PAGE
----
400 Capitol Street, NW
Washington, DC 20001
- Toll Free 1.888.564.6273
- Local 202.783.3870
Government goes to those who show up. FreedomWorks makes it easy to hold your elected officials accountable in our fully interactive Action Center.
Find activists, groups, and events right in your own neighborhood. Join FreedomConnector to get involved and learn more about key issues threatening our economic freedom. Whether you’re looking for like-minded people, trying to boost your existing group’s impact, or simply trying to stay up on current events, FreedomConnector is the place to start. See what’s happening in your state today!Get Connected
400 Capitol Street, NW
Washington, DC 20001
As Congress continues to negotiate the federal government's budget for this fiscal year, conservatives aren't letting up their campaign against earmarks.
Lawmakers and conservative political activists alike are wailing that the regionally-specific federal spending projects are the hallmark of government waste.
Conservative Republican Sen. Tom Coburn of Oklahoma released his annual Wastebook today, which purports to highlight some of the most wasteful government spending of 2010, including earmarks. The report gives examples of over $11.5 billion in government spending considered wasteful, including a $60,500 earmark for a parachute museum in Dayton, Ohio, and a $350,000 earmark to refurbish a functional, historic clock tower in Rhode Island.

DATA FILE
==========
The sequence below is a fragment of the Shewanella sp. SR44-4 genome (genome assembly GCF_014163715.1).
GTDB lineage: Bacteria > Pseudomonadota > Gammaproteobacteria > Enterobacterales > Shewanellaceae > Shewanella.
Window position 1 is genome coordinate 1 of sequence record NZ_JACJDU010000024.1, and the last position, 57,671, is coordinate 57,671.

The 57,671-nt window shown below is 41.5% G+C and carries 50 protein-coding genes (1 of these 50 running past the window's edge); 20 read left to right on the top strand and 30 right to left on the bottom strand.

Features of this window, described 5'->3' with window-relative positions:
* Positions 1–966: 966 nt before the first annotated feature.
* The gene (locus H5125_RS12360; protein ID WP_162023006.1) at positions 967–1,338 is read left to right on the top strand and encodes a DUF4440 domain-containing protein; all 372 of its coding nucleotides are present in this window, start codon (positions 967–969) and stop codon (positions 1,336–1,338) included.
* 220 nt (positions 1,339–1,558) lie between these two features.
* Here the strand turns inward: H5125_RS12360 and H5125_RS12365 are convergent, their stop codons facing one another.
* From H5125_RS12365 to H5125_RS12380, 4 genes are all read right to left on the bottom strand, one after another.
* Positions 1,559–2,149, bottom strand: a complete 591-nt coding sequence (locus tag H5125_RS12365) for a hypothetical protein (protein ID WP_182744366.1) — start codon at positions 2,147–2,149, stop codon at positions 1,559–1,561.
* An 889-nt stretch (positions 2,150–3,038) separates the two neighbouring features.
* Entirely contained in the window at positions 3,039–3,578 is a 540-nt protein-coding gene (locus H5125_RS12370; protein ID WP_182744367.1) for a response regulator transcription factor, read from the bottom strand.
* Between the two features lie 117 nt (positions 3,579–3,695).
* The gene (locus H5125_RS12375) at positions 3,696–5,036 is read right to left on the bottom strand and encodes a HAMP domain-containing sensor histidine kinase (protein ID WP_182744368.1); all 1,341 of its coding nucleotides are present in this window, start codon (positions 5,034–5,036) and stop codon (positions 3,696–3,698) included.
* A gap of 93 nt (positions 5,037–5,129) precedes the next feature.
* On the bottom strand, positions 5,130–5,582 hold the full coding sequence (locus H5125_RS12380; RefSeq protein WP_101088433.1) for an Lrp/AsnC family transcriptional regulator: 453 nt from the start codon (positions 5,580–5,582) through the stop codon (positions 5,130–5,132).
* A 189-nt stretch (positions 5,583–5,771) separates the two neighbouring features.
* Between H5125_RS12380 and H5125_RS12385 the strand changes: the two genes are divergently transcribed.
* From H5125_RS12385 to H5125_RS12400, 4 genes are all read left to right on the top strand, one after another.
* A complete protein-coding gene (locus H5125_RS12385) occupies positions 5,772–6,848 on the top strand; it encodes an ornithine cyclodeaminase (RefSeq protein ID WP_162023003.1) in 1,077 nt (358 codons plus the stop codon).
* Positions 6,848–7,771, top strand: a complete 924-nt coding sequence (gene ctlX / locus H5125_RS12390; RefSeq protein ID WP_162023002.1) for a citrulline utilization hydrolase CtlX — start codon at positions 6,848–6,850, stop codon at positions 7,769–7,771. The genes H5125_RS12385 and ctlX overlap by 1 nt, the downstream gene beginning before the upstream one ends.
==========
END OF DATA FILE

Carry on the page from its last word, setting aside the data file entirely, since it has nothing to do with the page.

Meanwhile, after Republican opposition to earmarks managed to kill an "omnibus" government-spending bill last week, the conservative group FreedomWorks credited the Tea Party for compelling the Senate to drop the "pork-stuffed" legislation. The bill, which would have funded the federal government through Sept. 30 of next year, included $8 billion worth of earmarks that both Democrats and Republicans had requested. Some of the very same Republicans who requested earmarks in the bill decided to vote against it in the name of fiscal responsibility.
FreedomWorks highlighted some of the "wasteful spending" in the omnibus, such as $413,000 for peanut research in Alabama and $208,000 for beaver management in North Carolina.